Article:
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How to take a hands-on approach to your Isa

Investors deciding where to put money earmarked for their annual individual savings account (Isa) can absolve themselves of hard choices by farming out the decision to advisers. But others may choose a more hands-on approach.

Isas are easy to set up, and taking a “do-it-yourself” approach can bring benefits in cost and control, albeit alongside a bit more effort on the part of investors.

Holly Mackay, founder and chief executive of Boring Money, a financial website for consumers, says: “You’ll have to set up the account, invest the money yourself, monitor those investments and make any changes needed – so you just need to ensure you have some spare time to be able to do this.”

Investors choosing to do this will need to find a “self-invested” or DIY platform. Barclays, Santander and Vanguard are some of the most popular low-cost Isa platforms out there. But there are many others and investors will also need to decide whether to buy individual company shares, funds or a blend of investments.

Once investors have chosen the platform, setting up the account is simple. “You will be asked for your national insurance number as part of the process and it will be clearly signposted throughout that you have chosen an Isa,” says Jason Hollands, managing director of investing platform Bestinvest.

“Once you’ve opened the Isa, you do not need to do anything to make that money tax free. Investors are not even required to report Isas on annual self-assessment tax returns.”

Stocks and shares Isas can hold individual equities, gilts, bonds, investment funds and exchange-traded funds in a tax-efficient wrapper. But some people are wondering not just where they should invest their Isa but also whether to even utilise their allowance at all before the tax-year end, says Hollands.

“The public have been confronted with a combination of inflation eroding the real value of their savings, the prospect of a higher tax burden, and hikes to national insurance and dividend tax rates, and turbulent markets,” he says. 

However, Hollands points out that the tax year-end deadline is simply the point at which an Isa allowance needs to be funded. “It does not mean you need to invest the cash, so one option is to secure the allowance with cash and invest it later when uncertainty and volatility has receded. This will ensure that a valuable long-term tax allowance is not forgone.” he adds.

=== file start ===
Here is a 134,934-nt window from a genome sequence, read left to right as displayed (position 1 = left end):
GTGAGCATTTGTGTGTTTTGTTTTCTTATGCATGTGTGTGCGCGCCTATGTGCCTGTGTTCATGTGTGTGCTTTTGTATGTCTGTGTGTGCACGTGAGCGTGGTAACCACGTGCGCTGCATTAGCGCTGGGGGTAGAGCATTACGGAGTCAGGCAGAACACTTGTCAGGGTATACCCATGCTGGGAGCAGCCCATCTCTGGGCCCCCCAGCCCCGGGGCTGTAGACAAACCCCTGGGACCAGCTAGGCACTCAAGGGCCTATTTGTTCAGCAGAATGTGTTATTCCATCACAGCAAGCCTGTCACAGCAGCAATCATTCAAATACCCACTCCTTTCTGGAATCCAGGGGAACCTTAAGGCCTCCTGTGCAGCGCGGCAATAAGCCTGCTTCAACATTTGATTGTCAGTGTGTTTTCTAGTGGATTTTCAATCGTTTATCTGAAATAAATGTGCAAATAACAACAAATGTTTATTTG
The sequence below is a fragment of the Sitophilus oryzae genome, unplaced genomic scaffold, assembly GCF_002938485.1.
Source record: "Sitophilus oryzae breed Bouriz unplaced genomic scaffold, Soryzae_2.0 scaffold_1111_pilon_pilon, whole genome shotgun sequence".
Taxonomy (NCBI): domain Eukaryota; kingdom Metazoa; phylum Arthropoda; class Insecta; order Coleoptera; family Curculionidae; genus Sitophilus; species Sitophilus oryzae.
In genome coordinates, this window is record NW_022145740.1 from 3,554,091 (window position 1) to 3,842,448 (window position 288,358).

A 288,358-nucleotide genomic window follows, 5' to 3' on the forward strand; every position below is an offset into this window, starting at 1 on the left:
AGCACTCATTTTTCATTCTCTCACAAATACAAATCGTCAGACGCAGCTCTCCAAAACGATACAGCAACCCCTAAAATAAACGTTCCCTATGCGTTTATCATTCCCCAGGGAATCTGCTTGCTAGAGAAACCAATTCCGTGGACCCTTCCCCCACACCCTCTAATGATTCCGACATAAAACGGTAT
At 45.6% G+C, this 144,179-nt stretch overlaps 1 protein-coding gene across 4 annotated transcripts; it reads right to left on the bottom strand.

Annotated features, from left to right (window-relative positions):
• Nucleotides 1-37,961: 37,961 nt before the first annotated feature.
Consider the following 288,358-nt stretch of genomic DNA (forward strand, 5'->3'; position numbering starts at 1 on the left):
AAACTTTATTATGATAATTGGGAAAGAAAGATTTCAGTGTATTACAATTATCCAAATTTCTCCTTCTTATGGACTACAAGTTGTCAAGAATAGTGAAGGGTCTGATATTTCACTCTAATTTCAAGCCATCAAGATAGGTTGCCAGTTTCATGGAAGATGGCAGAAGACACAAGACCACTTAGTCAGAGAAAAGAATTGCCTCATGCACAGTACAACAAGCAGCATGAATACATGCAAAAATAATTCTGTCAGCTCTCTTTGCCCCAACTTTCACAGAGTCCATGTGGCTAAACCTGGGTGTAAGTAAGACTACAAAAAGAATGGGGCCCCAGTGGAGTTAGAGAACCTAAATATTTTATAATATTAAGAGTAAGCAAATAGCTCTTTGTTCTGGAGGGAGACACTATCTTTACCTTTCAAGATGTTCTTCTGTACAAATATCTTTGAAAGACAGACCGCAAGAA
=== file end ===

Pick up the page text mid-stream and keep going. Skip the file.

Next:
The next step is to think about what you’re investing for. This will determine how much time you have to invest, the level of risk you’re willing to take and what type of Isa you need. 

Laura Suter, head of personal finance at AJ Bell, says someone may be saving for retirement in Isas they don’t plan to touch for 30 years, while another may want to use their nest egg for a housing deposit or new car in five years. The two savings pots are likely to look very different.

“Generally, if you have a longer time horizon you could invest in higher-risk investments, as you’ll have longer to ride out the ups and downs of more volatile markets. Whereas if you know you’ll need the money sooner you might not want to risk that,” she says.

Another factor to consider is charges, both for your Isa provider and the costs of your funds. These can significantly eat into your returns over the long term.

“That doesn’t mean you should always pick the cheapest fund or provider,” says Suter. “You can pick a pricier option if you think it’s worth paying for and has the potential to deliver you more, but you need to weigh up costs as part of the decision.”

Then there are transaction or dealing costs to factor in. Each time anyone buys and sells an investment there is usually a charge, so doing it too often will eat into returns. 

“This also means you need to think about how many investments held within a portfolio,” says Suter. “There’s no fixed rule, but if you’re just starting out in investing and your pot isn’t very large you don’t want to spend lots of money on buying lots of different investments.”

The arithmetic is self-evident: if you invested £1,000 and spent £50 on fees to buy funds, she says, you would need your portfolio to increase by more than 5 per cent just to get back to your starting fund. However, if you only spent £10 on fees, you just need the pot to rise by 1 per cent to get back to your initial investment.

For novice investors, ready-made portfolios allow you to select the kind of investor you are, before directing you to a portfolio of funds designed to be reasonable for most people with a similar appetite for risk.

Sarah Coles, senior personal finance analyst at investment broker Hargreaves Lansdown, says you could use a portfolio tool, where you put in your details and it suggests a handful of funds. You can then explore them to ensure you’re happy with them, and pick the investments you want. Alternatively, platforms have lists of funds they like, so if you know which sectors you want to invest in, you can start the process of exploring your options.

There are flaws with going it alone. Justin Modray, director at Candid Financial Advice, says the biggest risk is probably making ill-judged investment decisions, for example by taking inappropriate levels of risk or blindly buying recent top performers.

Mackay agrees but adds a second risk: “Not being sensible about your time frames and picking something too spicy for a three year window — or something too pedestrian for a 20-year window.”

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